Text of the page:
Articles Tagged with investment fraud attorney

shutterstock_175835072-300x199The securities lawyers of Gana LLP are investigating investor losses in Strategic Realty Trust (SRT), a non-traded real estate investment trust (Non-Traded REIT).  SRT is a non-traded REIT focused on owning high quality west coast urban and street retail properties. The company states that its strategy is to build a portfolio of retail properties with solid growth prospects, strong cash flows, and visible value appreciation characteristics.

According to a secondary market providers which allow investors to bid and sell illiquid products such as Non-Traded REITs, SRT sells for just under $5.00 per share – a significant loss on the original purchase price of $10.00.

Our firm often handles cases involving direct participation products (DPPs), private placements, Non-Traded REITs, and other alternative investments.  These products are almost always unsuitable for middle class investors.  In addition, the brokers who sell them are paid additional commission in order to hype inferior quality investments providing perverse incentives for brokers to sell high risk and low reward investments.

According to studies, non-traded REITs have historically have underperformed even safe benchmarks, like U.S. treasury bonds – meaning that non-traded REITs provide paltry investment returns considering the risk an investor takes.  Alternative investment products like oil and gas partnerships, REITs, and equipment leasing programs are only appropriate for a narrow band of investors under certain conditions due to the high costs, illiquidity, and huge redemption charges of the products, if they can be redeemed at all.

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shutterstock_112866430-300x199Former Cetera Advisor Networks LLC (Cetera) broker Susan Welo (Welo) has been subject to nine customer complaints, one employment separation for cause, and one regulatory action.  According to a BrokerCheck report Welo was terminated by Cetera after the firm alleged that Welo failed to disclose to firm that Welo provided a loan to a client while at a prior broker-dealer. In addition, Cetera claimed that Welo violated firm policies by accepting blank signed forms from clients and permitting assistant to sign representative’s name to various documents.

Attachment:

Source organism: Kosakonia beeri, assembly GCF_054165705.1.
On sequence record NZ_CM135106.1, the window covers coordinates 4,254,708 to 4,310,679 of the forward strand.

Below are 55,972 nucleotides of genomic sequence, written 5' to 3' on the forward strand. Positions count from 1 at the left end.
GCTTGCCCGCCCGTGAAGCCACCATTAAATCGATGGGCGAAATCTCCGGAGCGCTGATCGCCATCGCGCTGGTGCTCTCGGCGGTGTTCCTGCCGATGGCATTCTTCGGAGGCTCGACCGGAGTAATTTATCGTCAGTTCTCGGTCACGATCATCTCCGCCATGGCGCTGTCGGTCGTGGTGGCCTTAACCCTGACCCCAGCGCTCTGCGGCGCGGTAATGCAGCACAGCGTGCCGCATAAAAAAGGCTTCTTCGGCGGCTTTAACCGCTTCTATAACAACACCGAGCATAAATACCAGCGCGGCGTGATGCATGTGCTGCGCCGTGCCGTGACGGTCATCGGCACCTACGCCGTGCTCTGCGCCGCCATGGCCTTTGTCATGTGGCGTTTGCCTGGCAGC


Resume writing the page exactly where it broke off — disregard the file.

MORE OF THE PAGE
In addition, the State of North Dakota alleged that Welo acted as an unregistered securities agent by handling client funds and make investment recommendations.

Many of the complaints concern alternative investments, private placements, and direct participation products (DPPs) such as non-traded real estate investment trusts (REITs).  Our firm has experience handling investor losses caused by these products.

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shutterstock_143179897-300x300According to BrokerCheck records kept by The Financial Industry Regulatory Authority (FINRA) advisor Clark Gardner (Gardner), in May 2014, was terminated by his then employer Cetera Advisors LLC (Cetera) subsequent to the initiation of customer arbitration claim alleging unsuitable investments.  Cetera stated that Gardner was terminated due to undisclosed outside business activities and the sale of unapproved products.

Shortly thereafter on May 29, 2015, Gardner was arrested for converting approximately $1.3 million in client funds by selling promissory notes to clients and depositing the funds into his personal bank account.  This activity is alleged to have occurred from November 2011 to April 2014.  Allegedly, Gardner used the money for luxury vacation packages, repaying personal funds owed to other individuals, and other items unrelated to the promised investments.

In addition, The Division of Securities for Utah’s Department of Commerce investigated Gardner after receiving a complaint from an investor.  During that investigation the department discovered a $150,000 property purchase Gardner completed with an unregistered real estate company that earned him $20,000 in compensation.  Gardner is reported to have promised the investor a steady income from the property and a significant return in five years.

However, these incidents are not the complete history of Gardner’s prior dealings.  FINRA brought action against Gardner in 2005 for “distributing copies of a brochure promoting an insurance policy that communicated false or misleading information.”